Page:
Thursday, March 31, 2011

The unbroken chain


Monday Window

Open a window and spook a hawk.
She drops from the oak and is gone.
You saw her so for just a moment.

You stand looking at the empty tree.
How many hawks left, you wonder?
Pause skitters through the branches.

Romans and all their wondrous debaucheries.
Ageless declarations of love; candles in Verona.
The unbroken chain that delivered you here.

Interrupted journeys, the twist and creak of fates.
Every dead and borning thing throughout all time.
Empires risen, empires gone, another billion suns.


Buying Cohen’s Ten New Songs at the Swiss border.
Rastplatz goulash and mittelbrät on half-day rye.
Dachau on the signpost driving out of Münich.

Mornings I left you and mornings returned.
The scent of other women that never comes clean.
Beds never large enough to hold such regret.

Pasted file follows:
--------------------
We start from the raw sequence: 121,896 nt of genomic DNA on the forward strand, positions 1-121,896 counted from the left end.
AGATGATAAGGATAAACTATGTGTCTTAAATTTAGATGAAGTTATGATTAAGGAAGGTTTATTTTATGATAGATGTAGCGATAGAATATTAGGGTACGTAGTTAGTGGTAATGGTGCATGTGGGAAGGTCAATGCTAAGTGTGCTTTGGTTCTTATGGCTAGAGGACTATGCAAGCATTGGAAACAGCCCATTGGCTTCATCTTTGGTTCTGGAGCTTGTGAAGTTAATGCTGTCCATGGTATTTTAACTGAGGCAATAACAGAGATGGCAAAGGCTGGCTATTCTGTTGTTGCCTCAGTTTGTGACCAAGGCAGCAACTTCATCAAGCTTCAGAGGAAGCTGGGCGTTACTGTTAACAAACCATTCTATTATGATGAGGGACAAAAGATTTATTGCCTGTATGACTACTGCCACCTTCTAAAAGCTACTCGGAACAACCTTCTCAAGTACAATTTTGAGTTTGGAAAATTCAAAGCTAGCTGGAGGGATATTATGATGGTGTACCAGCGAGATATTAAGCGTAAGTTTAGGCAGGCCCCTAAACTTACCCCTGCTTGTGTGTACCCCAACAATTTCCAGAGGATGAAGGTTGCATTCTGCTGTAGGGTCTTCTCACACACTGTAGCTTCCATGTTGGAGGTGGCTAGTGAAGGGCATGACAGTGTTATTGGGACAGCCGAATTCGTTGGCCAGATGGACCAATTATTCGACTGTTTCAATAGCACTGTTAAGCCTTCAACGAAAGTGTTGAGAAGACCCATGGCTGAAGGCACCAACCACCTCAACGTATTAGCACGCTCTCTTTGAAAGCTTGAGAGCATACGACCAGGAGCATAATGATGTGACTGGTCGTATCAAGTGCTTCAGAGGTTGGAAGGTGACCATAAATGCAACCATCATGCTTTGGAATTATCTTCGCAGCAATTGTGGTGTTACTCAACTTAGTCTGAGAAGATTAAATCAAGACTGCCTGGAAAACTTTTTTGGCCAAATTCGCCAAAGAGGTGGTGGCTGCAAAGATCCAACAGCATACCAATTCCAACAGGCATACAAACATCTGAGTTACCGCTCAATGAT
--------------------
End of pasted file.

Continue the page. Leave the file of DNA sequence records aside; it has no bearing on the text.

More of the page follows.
What am I then, if not witchmeal and würmdust?
Some moment of skin and hair and driving blood?
Kisses I leave to lips that will never speak of them.

Monday never knows what will happen.
Open a window and spook a hawk.
How many left to strand these empty oaks?

Joseph Gallo
January 31, 2011


Wednesday, March 30, 2011

The time that settles between


What The Sky Will Not Hold

Some, but not all. Any more than we can.
There are physics to account for, the sheer
weight of keeping what cannot be kept aloft
for very long. Some call it rain; others call
it tears. It is the grand exchange of water
up and water down; evaporation and deluge.

The sun finds its tiny beacons to signal
change in weather, change in the aftermath
of a meadow in torrent to a meadow in
diamond. Quail call as lark answers and
every living survivor comes alive as if
nothing and everything happened at once.


This is the way of our days, our nights,
the time that settles between as missing
or lost to the maraud and accretion that
forms a bearable future. It has always
been this way. Newt finds mossy realms
as lizard seeks the dry solvency of sun.

The sky cannot hold everything. Like us,
it fails for millennia giving everything
back to take it all up again and so on.
What it cannot hold, we seek to embrace.
In this knowing are we laden with the true
mass of the single heart that thrives within.

Joseph Gallo
March 21, 2011